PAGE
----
Seventeenth Century Gardens 

During the seventeenth century, influences from the continent dictated garden style, particularly after the Restoration when Charles II returned from exile in France, bringing with him the latest fashions of continental design.

French ideas are evident in the creation of avenues which projected into the landscape, proclaiming the status of the owner, and in the use of parterres which imposed symmetry on the garden. Parterres were either patterned with plants and coloured gravel or took the form of regular beds of grass, known as 'plats', and were designed to be viewed from above, either from the windows of the house or from raised walkways.

From Dutch gardens came canals which tamed flowing streams into regular shapes of reflective water, and the garden became populated with statues.

The Italian ornamental woodland punctuated with criss-crossing rides and paths was adopted in Britain and became known as the wilderness. Italian style is also evident in the creation of terracing with steps and balustrades, which was used to dramatic effect on sloping sites.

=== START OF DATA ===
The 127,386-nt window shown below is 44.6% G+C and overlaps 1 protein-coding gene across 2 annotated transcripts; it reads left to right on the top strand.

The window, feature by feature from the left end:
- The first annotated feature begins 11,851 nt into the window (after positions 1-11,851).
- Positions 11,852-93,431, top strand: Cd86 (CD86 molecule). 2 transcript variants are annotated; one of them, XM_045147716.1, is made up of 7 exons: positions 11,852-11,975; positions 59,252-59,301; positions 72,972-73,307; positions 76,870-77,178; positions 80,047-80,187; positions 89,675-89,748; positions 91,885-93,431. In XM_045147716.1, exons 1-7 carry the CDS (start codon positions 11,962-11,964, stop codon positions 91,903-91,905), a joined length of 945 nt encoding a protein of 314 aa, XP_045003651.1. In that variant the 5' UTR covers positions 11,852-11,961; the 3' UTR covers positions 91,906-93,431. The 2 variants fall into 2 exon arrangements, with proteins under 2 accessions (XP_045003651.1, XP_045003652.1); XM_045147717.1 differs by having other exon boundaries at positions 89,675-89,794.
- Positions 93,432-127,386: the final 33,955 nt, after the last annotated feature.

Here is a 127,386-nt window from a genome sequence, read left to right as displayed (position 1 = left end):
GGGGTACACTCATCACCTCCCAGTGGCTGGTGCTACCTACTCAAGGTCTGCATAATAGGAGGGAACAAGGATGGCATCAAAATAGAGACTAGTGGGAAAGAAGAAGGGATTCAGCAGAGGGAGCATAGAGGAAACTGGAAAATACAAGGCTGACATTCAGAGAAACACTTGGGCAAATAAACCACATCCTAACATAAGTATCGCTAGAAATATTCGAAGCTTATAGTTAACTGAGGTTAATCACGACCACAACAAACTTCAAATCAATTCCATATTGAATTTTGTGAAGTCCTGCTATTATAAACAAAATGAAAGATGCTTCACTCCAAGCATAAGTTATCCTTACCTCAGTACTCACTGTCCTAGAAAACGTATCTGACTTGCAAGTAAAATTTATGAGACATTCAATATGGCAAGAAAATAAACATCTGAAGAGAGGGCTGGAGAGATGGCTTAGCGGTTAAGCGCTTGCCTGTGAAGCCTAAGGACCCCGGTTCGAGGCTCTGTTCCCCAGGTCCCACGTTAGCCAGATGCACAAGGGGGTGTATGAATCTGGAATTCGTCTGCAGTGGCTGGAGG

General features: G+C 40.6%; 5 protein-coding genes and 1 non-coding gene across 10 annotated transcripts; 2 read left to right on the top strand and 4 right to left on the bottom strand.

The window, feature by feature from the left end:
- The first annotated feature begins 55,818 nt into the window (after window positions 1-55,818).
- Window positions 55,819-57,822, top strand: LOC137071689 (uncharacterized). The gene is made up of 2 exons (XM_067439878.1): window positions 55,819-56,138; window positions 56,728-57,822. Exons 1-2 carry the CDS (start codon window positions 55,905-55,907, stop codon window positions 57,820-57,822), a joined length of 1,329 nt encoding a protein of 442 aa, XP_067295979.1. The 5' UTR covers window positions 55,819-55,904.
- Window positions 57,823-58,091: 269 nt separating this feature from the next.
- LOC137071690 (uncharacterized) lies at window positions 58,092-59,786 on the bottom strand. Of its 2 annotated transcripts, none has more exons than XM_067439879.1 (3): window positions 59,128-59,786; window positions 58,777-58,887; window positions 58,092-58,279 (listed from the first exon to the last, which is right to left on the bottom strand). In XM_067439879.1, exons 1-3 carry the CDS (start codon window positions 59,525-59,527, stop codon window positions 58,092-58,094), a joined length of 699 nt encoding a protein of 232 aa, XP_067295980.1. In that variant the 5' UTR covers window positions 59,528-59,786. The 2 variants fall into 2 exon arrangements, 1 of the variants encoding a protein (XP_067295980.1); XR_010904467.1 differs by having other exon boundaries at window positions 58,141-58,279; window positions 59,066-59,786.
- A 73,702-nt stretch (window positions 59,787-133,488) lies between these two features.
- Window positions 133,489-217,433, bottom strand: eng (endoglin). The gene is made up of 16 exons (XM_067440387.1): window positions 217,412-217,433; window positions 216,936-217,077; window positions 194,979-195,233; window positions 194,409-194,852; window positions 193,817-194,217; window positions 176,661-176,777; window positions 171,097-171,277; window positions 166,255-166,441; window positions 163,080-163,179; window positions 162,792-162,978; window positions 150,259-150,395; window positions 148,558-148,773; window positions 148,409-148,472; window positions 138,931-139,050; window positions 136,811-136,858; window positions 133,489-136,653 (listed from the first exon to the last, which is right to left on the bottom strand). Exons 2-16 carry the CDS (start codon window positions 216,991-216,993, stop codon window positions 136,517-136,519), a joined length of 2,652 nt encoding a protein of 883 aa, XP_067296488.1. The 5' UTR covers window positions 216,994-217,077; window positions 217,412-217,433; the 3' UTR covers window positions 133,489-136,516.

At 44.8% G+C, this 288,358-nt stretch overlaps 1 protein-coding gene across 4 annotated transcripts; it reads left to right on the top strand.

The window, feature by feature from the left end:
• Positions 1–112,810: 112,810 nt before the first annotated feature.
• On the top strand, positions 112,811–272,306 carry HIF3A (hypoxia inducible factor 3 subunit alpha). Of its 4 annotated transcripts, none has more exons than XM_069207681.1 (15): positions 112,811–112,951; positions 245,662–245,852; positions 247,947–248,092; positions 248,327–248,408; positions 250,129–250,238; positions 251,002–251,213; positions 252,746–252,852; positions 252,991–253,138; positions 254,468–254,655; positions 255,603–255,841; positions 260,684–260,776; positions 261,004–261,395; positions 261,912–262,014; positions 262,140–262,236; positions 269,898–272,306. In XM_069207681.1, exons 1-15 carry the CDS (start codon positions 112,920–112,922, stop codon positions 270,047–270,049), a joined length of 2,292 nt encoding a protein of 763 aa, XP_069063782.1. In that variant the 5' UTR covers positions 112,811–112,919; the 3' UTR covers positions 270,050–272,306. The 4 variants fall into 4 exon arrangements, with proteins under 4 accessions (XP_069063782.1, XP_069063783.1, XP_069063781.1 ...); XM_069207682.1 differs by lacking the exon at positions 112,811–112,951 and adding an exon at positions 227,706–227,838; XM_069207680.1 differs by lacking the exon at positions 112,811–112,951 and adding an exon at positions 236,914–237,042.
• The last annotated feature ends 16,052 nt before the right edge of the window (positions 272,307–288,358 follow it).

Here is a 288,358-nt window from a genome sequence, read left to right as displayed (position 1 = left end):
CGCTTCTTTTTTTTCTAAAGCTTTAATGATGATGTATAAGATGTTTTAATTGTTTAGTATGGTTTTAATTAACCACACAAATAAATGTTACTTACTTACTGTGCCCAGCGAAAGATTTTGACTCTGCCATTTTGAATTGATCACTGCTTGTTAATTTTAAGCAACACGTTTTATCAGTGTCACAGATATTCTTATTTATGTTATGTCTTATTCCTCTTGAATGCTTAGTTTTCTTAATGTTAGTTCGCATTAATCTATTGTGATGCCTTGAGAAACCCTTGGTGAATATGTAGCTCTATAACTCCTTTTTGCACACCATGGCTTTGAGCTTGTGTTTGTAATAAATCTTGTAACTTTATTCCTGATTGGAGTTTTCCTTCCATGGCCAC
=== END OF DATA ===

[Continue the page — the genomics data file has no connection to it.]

The garden at Broadhurst Manor, Horsted Keynes, is believed to be a rare survival from the seventeenth century. The enclosing walls, raised walkways and grass plats recorded there are indicative of this period.

 

Broadhurst Manor strip w650

         Broadhurst Manor Estate Map 1764            

(Courtesy © East Sussex Record Office)

Painting of Broadhurst Manor by Samuel Grimm

(circa 1795)